The distance between things in orbit is vast, and Earth orbit is a huge place. Put simply, the chances of any two things colliding is very, very slim despite there being thousands of active satellites in orbit and many more pieces of smaller space debris because there is just so much space between everything.
However, another reason is that most of our manmade satellites travel in similar orbital bands at similar speeds within those bands. This means they’re moving in the same direction at specific heights, sort of like an imaginary conveyor belt moving around Earth. There’s not really much chance of one satellite catching up to another and, even then, the chances of a collision are low.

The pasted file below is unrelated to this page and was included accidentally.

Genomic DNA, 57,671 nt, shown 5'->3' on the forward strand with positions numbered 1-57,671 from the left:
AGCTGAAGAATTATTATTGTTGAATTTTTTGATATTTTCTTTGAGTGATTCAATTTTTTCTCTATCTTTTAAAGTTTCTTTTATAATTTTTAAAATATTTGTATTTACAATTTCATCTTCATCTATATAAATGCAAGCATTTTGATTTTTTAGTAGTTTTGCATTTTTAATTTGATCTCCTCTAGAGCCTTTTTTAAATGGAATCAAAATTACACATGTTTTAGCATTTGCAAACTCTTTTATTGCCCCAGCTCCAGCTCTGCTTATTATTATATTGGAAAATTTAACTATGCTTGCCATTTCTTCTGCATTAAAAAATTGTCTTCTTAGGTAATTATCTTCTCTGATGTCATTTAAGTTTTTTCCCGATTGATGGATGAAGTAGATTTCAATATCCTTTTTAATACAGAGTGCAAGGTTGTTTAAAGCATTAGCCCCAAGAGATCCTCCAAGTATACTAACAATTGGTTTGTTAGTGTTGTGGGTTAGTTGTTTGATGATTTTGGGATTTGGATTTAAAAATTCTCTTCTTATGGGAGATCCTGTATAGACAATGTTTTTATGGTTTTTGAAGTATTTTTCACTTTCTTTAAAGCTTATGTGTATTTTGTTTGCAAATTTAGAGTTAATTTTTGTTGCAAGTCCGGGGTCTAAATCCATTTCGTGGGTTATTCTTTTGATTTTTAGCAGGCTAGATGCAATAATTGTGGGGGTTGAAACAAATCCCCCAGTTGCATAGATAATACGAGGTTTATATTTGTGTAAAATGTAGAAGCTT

The only major risk to something like the ISS, which is 420 kilometres (260 miles) high in Low Earth Orbit (LEO), would be if someone decided to launch a satellite into orbit in the opposite direction to the space station at the same height, which isn’t really possible thanks to orbital mechanics; most things (aside from satellites in polar orbits) move the same way Earth rotates to get an added speed boost at launch.
Of course, though, collisions are not unprecedented. In February 2009 an active American satellite collided with a defunct Russian satellite, destroying both and creating thousands of pieces of debris larger than 10 centimetres (four inches). Thankfully a lot of debris of this sort will eventually be pulled into Earth’s atmosphere and burn up on re-entry, although some debris does remain a threat.
Image credit: ESA